We saw the biggest strike in television history, as SAG-AFTRA and the WGA took to the protest lines against the clauses in contracts being foisted on them by the studios, which effectively took the rights to royalties away from actors and employees, and basically took away their rights to own their own faces and voices, allowing the studios to use their likenesses forever.
They went on strike to stop the studios using AI to generate future movies, shows, cartoon series, without any right to recourse of recompense to the actors whose faces were stolen.
Over here, we had strikes of our own. Doctors and nurses went on strike to save the NHS; in Wales, sanitation workers went on strike in parts of our country, including here in Wrexham, for weeks, demanding fair pay.
They have a point.
One event, early this year, may have been overlooked by the mainstream media. It has to do with tabletop roleplaying games, the Dungeons & Dragons stuff. The owners of D&D decided to issue a new Open Game Licence contract which, in effect, stiffed third party game publishers in the same kind of way as the Hollywood studio contracts. The gamers did not like this, and as a result we now have a new global Open Roleplaying Game Creative Licence (ORC for short) which is truly open to all roleplaying games, D&D and otherwise.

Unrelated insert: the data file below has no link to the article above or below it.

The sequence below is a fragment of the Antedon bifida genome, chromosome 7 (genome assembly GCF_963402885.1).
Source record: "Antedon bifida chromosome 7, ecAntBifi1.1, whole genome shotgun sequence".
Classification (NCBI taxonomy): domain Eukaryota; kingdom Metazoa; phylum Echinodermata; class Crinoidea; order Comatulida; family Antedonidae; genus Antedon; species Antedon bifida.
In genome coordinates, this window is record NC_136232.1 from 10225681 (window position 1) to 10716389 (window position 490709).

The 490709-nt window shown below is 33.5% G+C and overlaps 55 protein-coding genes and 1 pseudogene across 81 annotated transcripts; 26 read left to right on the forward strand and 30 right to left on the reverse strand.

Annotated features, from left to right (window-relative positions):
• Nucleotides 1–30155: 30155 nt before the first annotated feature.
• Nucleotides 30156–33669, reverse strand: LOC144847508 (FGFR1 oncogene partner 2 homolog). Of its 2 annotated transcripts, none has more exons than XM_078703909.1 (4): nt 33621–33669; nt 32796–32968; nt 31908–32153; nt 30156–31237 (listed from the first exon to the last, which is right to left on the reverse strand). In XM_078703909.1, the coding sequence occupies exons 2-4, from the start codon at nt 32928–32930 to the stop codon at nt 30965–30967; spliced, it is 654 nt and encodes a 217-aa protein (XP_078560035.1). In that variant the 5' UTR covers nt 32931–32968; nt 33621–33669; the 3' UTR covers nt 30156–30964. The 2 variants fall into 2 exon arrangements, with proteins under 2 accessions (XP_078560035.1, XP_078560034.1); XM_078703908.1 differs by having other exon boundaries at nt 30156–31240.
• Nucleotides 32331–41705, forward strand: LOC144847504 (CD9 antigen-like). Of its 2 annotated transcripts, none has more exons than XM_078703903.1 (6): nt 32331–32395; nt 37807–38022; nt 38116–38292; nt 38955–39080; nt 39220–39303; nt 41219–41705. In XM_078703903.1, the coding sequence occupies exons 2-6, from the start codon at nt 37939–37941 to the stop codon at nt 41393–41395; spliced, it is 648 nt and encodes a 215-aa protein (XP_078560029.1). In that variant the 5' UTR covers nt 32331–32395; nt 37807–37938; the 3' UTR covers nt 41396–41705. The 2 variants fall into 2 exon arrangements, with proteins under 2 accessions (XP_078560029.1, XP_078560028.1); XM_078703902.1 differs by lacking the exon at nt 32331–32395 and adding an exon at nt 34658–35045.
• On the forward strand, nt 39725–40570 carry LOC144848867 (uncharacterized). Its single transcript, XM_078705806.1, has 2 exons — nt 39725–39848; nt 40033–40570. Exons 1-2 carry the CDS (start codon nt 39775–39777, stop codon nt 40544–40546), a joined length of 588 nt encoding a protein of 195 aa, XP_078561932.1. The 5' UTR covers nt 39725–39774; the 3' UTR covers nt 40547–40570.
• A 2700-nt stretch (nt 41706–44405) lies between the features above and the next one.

It is with a staggering sense of irony that one of the big fantasy movie releases in 2023 was titled Dungeons & Dragons: Honour Among Thieves.
But it’s not all been fun and popcorn. The chatter in the back room at work is true. The world has indeed become a grimmer place in 2023. Democracy has been falling back to encroaching fascism globally, from the ousting of democratically-elected governments in an epidemic of coups-d’etat in Africa, to military occupations in Nagorno-Karabakh right through to the criminal actions in Gaza and throughout Palestine.
One of my colleagues at work is a flight organiser, with connections to the commercial airline industry from her previous employment in the airlines. This summer, she spoke of her contacts’ worries about fleets of planes having to be grounded, because the tarmac on the runways of airports was beginning to melt in the heat.
So yes, global warming is real. And it’s still the most important topic of all. After all, if this planet burns, what Israel and Russia are doing, and our little victories and festivals here in the city of Wrexham, won’t mean a thing.
Merry Christmas, everybody. Let’s do something in 2024 to bring us back from the brink.
Born and living in North Wales, my views have always been socialist.
Life is a struggle. There is always something.
I’ve worked in a lot of places, and my experience has taught me that if you want a fair society, you have to fight for it, constantly. Complacency is a killer, particularly as a society enters its final stages – as I suspect the case may be for us.
My backgrounds are in languages, nerd culture, hypnosis, the occult, and LGBTQIA+ communities. I also look out for topics of interest to people with mental disabilities, particularly autism and DID.
Where I express an opinion, it is entirely my own, and not that of the magazine or its editorial staff.